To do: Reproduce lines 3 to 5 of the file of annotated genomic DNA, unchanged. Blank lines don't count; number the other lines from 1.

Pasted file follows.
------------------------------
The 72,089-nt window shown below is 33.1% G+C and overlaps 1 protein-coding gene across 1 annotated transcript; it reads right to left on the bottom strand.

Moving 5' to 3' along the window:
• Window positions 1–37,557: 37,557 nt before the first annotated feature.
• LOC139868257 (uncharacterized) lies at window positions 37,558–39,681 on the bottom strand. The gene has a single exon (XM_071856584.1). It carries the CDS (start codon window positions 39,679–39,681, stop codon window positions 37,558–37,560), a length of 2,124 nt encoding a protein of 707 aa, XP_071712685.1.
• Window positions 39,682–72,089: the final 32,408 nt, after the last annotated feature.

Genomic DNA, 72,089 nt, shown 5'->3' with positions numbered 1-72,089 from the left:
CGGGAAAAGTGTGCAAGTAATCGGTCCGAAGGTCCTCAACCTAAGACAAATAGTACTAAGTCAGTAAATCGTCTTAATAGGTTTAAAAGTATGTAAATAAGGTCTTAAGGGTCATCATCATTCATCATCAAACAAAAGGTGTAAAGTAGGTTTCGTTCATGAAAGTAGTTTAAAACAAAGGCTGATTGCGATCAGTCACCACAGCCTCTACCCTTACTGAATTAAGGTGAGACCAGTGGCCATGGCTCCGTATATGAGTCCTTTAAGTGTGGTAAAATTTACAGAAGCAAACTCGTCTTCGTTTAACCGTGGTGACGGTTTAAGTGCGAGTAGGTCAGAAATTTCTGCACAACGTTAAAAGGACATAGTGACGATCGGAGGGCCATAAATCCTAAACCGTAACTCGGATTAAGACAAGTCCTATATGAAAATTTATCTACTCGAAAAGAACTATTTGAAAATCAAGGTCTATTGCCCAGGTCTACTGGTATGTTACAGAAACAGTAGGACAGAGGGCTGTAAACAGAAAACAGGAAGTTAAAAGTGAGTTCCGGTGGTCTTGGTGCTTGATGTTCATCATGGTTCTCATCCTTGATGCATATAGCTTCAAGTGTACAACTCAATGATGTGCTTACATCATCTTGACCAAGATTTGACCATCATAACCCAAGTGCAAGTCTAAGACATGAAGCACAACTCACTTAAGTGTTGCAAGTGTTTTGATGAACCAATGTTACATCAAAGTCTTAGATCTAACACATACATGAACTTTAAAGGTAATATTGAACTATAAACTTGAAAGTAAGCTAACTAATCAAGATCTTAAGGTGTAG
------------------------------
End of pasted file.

• Window positions 1–37,557: 37,557 nt before the first annotated feature.
• LOC139868257 (uncharacterized) lies at window positions 37,558–39,681 on the bottom strand. The gene has a single exon (XM_071856584.1). It carries the CDS (start codon window positions 39,679–39,681, stop codon window positions 37,558–37,560), a length of 2,124 nt encoding a protein of 707 aa, XP_071712685.1.
• Window positions 39,682–72,089: the final 32,408 nt, after the last annotated feature.